Strangely enough, you can learn a lot about Japan through its first and second person pronouns: there are several of each for use by different individuals depending on the “TPO,” or time, place, and occasion. For the pronoun “I” you could choose from watashi (私, formal, used more often by women, also read わたくし), boku (僕, semi-polite, usually used by younger males), and ore (俺、OH-reh, mainly used by “manly” men); and words for “you” include anata (あなた、formal, used by women more often than men); kimi (君、familiar, used by guys to their girlfriends or by anyone talking to a younger person, and just because the character also means “Emperor” don’t think it’s okay to use this word with him); and omae (お前, oh-MAH-eh, again, a “macho” sounding word generally used by guys). This last word is especially interesting since it basically asserts the superiority of the speaker over the person he’s speaking to, a concept that doesn’t exist in English, at least openly. When a man uses the word omae to a female he’s got a relationship with, the implication is that the girl “belongs to” him in a romantic sense. This generally will make some girls swoon with affection, while others — those who speak more English and have lived outside of Japan — may be offended by being thought of as an object to be possessed. I once got in quite a bit of trouble when I accidentally used this word with a friend’s girlfriend soon after arriving in Japan. Who would have thought that words like “I” or “you” could be so complex?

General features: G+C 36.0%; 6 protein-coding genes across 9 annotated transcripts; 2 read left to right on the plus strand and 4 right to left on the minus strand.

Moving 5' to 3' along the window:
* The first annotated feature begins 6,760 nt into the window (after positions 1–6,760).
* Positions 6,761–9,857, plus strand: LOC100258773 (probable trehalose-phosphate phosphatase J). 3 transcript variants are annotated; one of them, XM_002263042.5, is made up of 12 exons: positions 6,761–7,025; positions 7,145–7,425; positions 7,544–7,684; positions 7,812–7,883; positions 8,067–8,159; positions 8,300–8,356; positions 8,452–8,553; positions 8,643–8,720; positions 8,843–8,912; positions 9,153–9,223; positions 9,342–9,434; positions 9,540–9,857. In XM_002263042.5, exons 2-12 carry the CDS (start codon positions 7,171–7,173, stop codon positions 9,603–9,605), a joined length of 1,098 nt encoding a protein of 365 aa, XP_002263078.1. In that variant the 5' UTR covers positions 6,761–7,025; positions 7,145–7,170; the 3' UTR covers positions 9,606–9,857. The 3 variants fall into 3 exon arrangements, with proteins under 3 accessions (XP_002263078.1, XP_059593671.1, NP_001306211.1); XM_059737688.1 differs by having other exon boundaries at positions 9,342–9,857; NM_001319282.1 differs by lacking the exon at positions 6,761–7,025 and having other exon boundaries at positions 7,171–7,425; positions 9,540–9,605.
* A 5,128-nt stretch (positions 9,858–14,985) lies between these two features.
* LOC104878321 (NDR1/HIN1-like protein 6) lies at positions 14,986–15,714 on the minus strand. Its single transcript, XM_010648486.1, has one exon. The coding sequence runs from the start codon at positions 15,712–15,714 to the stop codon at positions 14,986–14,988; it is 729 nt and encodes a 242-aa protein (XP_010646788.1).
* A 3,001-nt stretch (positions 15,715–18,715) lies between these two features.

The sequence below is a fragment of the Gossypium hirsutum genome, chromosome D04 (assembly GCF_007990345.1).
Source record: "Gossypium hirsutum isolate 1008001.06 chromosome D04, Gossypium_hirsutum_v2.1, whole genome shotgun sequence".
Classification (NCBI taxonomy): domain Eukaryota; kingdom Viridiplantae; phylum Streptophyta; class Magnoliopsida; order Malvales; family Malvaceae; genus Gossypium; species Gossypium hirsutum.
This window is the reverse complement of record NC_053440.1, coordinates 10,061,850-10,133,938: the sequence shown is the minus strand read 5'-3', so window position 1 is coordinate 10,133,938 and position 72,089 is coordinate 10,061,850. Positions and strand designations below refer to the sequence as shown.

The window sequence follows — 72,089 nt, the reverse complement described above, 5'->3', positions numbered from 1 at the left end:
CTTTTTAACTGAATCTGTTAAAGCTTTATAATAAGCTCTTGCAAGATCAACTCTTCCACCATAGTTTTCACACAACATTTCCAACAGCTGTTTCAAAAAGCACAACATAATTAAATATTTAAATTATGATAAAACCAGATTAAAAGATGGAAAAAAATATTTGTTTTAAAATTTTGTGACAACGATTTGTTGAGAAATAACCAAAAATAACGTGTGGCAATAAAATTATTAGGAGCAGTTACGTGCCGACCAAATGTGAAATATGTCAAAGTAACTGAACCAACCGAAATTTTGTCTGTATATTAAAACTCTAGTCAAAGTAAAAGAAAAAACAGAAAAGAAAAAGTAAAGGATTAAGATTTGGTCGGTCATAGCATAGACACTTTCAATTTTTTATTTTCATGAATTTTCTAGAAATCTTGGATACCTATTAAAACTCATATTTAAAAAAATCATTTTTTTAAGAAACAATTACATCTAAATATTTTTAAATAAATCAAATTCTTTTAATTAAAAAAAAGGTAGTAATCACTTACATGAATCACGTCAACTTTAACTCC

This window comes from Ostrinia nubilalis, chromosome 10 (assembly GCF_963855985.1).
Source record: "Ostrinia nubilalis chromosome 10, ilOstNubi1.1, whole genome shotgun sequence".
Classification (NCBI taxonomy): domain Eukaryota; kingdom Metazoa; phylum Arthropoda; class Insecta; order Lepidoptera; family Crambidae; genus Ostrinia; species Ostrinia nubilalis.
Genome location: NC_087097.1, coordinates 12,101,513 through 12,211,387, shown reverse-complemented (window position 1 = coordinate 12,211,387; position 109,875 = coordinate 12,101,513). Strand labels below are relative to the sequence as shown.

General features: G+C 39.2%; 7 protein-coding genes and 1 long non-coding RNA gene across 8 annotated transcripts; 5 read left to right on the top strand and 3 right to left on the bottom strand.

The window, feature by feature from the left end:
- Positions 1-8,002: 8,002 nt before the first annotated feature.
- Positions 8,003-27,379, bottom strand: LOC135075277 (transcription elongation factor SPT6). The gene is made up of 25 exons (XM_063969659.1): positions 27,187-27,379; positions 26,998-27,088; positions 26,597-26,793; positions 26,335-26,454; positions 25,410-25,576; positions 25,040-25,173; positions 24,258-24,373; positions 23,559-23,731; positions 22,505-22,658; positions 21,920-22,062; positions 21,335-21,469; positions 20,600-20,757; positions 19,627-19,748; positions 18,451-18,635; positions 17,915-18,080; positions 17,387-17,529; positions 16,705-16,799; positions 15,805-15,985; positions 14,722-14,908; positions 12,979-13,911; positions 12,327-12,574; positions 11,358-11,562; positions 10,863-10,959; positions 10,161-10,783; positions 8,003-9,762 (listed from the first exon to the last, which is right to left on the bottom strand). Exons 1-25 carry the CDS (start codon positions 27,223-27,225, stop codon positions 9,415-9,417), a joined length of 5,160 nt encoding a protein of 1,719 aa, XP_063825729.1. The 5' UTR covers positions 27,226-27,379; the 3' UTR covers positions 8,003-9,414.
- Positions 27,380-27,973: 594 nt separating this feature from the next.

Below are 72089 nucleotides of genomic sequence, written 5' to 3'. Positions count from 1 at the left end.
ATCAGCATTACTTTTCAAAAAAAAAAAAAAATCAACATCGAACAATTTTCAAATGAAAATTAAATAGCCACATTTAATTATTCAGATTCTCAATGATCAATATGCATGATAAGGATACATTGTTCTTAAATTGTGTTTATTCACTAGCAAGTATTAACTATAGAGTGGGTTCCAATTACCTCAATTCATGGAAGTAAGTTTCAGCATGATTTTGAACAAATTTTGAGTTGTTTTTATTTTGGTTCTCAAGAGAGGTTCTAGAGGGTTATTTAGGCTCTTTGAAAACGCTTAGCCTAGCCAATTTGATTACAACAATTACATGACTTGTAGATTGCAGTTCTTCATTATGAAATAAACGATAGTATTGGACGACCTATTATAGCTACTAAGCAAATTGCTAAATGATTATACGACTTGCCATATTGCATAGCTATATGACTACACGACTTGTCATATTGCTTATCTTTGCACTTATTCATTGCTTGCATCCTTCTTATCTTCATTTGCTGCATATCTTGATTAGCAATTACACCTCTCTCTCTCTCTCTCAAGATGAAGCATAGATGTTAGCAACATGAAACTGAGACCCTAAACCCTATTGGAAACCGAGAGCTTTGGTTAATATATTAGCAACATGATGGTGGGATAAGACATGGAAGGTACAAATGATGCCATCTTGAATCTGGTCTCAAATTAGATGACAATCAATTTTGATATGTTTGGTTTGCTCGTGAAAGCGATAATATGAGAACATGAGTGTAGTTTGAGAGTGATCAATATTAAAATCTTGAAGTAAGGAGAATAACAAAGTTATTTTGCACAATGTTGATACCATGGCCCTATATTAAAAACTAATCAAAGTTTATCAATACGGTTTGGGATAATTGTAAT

J-List’s manga and photobook meister Yasu just got back from a trip to Hawaii, where he spent a week with his wife and two daughters. Hawaii is, of course, a major destination for Japanese travellers, and the monthly number of tourists from Japan is tracked as if it were an economic indicator like the Consumer Price Index. In a way, Hawaii is perfect for Japanese tourists because it’s a part of the U.S. without being all the way across the Pacific, so it’s a lot more accessible. Also, the high amount of Japanese fluency at hotels and other places frequented by tourists makes the place a lot less threatening for travelers who might otherwise be overwhelmed. The most popular island with Japanese tourists is Oahu, which has plenty of beaches for fun seaside activities, and during peak times of year the place is fairly brimming with J-tourists. The history of Japan and Hawaii have been intertwined for a long time, starting with waves of immigration of Japanese workers at sugar plantations in the 19th and 20th centuries. Now, there are more than a few actors and singers active in Japan who grew up in the Japanese communities that comprise 16% of the local population of the state. I guess being a Japanese raised in Hawaii adds an “exotic” flavor, and being fluent in English can’t hurt a person’s career, either.
T-shirt featuring this cool design. Shirts for guys and girls are both posted on the site right now.